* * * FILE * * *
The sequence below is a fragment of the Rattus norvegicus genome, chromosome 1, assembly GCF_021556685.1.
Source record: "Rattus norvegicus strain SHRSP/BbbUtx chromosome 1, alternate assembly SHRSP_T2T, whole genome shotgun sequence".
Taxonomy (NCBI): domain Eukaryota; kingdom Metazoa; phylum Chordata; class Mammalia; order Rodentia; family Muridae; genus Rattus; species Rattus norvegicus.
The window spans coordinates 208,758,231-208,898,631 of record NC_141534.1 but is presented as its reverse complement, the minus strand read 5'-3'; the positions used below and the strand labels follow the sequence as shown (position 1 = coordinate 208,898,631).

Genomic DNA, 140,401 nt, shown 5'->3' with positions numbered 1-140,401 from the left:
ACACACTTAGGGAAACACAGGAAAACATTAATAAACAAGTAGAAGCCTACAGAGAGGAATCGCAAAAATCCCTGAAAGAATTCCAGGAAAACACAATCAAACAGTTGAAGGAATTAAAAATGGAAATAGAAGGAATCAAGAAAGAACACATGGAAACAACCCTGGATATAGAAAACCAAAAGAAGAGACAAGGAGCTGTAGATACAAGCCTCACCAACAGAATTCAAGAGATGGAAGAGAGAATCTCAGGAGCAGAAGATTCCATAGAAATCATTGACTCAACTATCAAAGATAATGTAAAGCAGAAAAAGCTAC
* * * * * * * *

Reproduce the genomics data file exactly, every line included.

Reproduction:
The sequence below is a fragment of the Rattus norvegicus genome, chromosome 1, assembly GCF_021556685.1.
Source record: "Rattus norvegicus strain SHRSP/BbbUtx chromosome 1, alternate assembly SHRSP_T2T, whole genome shotgun sequence".
Taxonomy (NCBI): domain Eukaryota; kingdom Metazoa; phylum Chordata; class Mammalia; order Rodentia; family Muridae; genus Rattus; species Rattus norvegicus.
The window spans coordinates 208,758,231-208,898,631 of record NC_141534.1 but is presented as its reverse complement, the minus strand read 5'-3'; the positions used below and the strand labels follow the sequence as shown (position 1 = coordinate 208,898,631).

Genomic DNA, 140,401 nt, shown 5'->3' with positions numbered 1-140,401 from the left:
ACACACTTAGGGAAACACAGGAAAACATTAATAAACAAGTAGAAGCCTACAGAGAGGAATCGCAAAAATCCCTGAAAGAATTCCAGGAAAACACAATCAAACAGTTGAAGGAATTAAAAATGGAAATAGAAGGAATCAAGAAAGAACACATGGAAACAACCCTGGATATAGAAAACCAAAAGAAGAGACAAGGAGCTGTAGATACAAGCCTCACCAACAGAATTCAAGAGATGGAAGAGAGAATCTCAGGAGCAGAAGATTCCATAGAAATCATTGACTCAACTATCAAAGATAATGTAAAGCAGAAAAAGCTAC